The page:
Johann Froben

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Froben, Johann


Born circa 1460, in Hammelburg, Franco-nia; died Oct. 26, 1527, in Basel. Printer and publisher in Basel.

Born in Germany, Froben became a citizen of Basel in 1490. His work in Basel, a center of humanism, promoted the expansion of printing there. In 1514, Froben became closely associated with Erasmus of Rotterdam, most of whose works he published or republished. Froben published the Greek and Latin classics, works by humanist writers, and Erasmus’ scholarly critical edition of the New Testament (1516), which gave priority to the Greek text. In 1518, Froben republished T. More’s Utopia with the collaboration of More and of Erasmus. Froben’s work was continued by his son, Hieronymus Froben (1501–63), one of whose main publications was G. Agricola’s De re metallica. The publishing house founded by Froben remained in existence until 1587.

References in periodicals archive ?
Though the original market for his Talmud was to have been a Jewish one, printer Froben was covering his bases.
11 Desiderius Erasmus John Froben X X 12 Beatus Rhenanus Willibald Pirckheimer X X Totals 8 9 9 9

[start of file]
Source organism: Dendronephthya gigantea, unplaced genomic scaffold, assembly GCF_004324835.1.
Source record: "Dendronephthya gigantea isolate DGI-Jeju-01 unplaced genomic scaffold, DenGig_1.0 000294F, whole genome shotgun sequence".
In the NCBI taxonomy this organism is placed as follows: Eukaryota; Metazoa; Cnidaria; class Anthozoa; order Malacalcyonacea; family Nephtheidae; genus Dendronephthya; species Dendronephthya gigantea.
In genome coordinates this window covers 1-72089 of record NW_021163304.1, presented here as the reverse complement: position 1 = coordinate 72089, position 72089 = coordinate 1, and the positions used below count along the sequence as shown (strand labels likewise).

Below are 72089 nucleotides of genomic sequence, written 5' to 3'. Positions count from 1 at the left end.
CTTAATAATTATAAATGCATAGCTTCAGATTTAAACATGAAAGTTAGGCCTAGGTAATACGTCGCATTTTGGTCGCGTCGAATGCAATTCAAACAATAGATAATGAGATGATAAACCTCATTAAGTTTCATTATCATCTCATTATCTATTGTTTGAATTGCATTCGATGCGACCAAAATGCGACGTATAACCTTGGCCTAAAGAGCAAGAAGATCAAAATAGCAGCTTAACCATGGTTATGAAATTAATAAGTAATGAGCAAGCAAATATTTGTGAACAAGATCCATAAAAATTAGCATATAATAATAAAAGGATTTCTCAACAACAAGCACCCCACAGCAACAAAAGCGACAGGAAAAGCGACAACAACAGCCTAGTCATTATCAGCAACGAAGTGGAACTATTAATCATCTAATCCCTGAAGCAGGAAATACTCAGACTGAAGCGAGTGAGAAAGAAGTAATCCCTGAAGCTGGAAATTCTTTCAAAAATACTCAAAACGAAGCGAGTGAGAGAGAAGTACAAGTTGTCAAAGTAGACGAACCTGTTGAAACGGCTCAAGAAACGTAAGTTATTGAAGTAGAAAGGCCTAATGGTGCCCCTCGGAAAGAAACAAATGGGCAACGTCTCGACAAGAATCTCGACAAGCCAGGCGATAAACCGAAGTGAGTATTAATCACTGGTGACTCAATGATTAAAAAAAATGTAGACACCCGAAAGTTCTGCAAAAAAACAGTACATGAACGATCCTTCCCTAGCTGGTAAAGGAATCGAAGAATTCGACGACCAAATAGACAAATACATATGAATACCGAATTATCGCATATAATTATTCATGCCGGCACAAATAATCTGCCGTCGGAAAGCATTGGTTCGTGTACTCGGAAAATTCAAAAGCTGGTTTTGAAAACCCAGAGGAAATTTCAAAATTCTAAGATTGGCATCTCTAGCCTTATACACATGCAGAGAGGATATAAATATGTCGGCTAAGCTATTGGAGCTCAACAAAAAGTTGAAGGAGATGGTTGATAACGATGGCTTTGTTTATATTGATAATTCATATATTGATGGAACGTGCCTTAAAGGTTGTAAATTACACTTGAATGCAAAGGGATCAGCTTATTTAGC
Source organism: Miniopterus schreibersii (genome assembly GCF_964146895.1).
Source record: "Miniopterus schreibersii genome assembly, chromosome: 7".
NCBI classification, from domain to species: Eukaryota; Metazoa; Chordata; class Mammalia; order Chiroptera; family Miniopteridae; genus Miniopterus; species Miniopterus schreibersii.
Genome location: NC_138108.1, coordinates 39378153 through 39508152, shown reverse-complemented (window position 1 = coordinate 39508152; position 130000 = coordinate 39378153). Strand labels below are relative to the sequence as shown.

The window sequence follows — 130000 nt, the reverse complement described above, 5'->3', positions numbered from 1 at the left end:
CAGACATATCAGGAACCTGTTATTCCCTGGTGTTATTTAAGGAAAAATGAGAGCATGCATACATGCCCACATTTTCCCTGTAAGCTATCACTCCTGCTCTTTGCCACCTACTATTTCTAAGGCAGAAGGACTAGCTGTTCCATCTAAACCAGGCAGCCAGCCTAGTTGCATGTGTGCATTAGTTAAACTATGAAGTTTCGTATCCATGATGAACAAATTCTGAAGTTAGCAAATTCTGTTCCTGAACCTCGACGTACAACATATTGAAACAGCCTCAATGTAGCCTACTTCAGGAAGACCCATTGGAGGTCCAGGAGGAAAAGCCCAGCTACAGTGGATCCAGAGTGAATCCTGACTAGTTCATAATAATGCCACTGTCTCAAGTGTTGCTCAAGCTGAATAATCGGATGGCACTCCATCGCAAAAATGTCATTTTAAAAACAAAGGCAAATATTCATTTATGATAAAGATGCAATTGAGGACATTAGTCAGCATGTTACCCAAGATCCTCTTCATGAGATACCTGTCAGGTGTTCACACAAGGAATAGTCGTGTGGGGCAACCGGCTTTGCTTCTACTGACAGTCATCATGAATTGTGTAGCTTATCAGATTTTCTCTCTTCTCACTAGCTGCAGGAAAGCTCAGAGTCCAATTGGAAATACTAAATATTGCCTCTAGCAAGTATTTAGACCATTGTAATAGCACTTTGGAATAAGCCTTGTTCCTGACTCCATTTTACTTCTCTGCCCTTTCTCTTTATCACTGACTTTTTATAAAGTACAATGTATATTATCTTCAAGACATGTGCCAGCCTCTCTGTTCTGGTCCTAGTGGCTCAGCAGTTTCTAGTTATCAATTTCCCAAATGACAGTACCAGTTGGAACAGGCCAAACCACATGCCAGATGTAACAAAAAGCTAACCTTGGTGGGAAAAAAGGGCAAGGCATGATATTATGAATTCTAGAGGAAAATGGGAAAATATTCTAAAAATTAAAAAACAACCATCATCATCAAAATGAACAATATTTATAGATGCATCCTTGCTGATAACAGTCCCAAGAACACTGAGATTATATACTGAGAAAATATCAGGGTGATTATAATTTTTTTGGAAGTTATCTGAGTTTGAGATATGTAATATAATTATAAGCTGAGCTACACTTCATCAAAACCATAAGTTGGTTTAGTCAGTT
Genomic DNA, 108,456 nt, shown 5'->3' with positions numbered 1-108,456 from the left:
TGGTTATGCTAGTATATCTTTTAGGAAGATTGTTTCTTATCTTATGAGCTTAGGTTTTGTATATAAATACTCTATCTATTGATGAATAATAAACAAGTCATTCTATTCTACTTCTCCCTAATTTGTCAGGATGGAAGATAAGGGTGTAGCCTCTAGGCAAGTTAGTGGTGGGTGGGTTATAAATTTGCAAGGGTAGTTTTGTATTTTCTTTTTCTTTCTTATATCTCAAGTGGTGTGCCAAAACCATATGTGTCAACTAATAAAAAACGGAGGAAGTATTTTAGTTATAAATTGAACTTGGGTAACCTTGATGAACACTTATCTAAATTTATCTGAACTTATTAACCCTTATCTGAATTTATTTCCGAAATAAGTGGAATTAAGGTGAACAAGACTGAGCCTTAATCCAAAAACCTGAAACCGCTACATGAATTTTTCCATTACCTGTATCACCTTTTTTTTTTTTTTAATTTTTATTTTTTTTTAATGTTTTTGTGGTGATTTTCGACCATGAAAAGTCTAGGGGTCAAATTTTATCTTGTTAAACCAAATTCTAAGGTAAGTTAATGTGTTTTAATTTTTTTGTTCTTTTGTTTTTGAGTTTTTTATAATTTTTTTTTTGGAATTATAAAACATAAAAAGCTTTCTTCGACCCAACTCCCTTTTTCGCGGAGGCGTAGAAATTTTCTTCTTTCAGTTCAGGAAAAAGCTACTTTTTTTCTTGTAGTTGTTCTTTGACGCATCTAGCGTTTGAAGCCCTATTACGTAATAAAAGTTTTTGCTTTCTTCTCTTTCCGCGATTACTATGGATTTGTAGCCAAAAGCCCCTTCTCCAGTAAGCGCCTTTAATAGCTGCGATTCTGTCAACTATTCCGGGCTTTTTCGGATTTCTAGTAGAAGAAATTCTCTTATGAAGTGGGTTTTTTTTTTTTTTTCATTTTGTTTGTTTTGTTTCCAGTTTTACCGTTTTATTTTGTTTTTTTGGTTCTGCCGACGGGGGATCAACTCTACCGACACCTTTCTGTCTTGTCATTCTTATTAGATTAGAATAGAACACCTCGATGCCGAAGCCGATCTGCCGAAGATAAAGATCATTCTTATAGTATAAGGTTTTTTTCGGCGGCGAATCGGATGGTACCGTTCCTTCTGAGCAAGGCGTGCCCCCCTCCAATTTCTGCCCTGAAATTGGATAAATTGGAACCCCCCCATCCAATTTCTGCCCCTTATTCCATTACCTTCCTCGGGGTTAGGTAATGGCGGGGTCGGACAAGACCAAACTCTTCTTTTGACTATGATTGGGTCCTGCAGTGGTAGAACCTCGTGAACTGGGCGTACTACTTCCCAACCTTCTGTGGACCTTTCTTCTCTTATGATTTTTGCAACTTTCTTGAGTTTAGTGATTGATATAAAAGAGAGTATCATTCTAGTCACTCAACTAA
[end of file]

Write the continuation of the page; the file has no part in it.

Juzga mas prudente irse a instalar en Bale, cerca de su editor Froben.
San Francisco Bay-area activist Froben Lozada, for example, exclaimed: "And the pacifists want us to preach morality to them who have none
3) By the 1840s, Stevens had begun to shape what would remain the pinnacles of American collecting taste for several generations: Shakespeare First Folios and Quartos; (4) early books and original documents associated with the discovery, exploration, and early political history of America; the earliest printed books (particularly those printed by Gutenberg, Froben, Jenson, and Aldus on the continent, along with Caxton and Wynkyn de Worde in England); and the first books and pamphlets actually printed on the North American continent.
Carey Lewis, who runs the hardwood business Froben at Trelewis near Merthyr Tydfil, admits that the business attitude to the single currency in Wales is mixed.
In recognition of his "pioneering work in the service of the German colonial idea," the venerable colonialists award Froben an antique globe.
In the ensuing flood of diverse reports, the chronicle by Duke Froben von Zimmern and his secretary Johannes Muller in 1556 was the first to mention that the Pied Piper destroyed Hamelin's rats, got cheated out of his reward, and kidnapped the children to punish the greedy burghers.
So also did the Catholic prince Froben Ferdinand Furst zu Furst enberg, [19] to whom Zinzendorf dedicated his "Christian-Catholic Song and Prayer Book" in 1727.
The Latin text used here is the same as that used as the basis for the 1989 translation, namely the Froben edition of March 1518.
This latter area would become a specialty in Basel, where it would be very important for Amerbach and for Froben and the Erasmian circle, in the years that followed Aldus's death.
42) This view was expressed some forty years later by Count Froben Christoph of Zimmern: Die Chronik der Grafen von Zimmern, ed.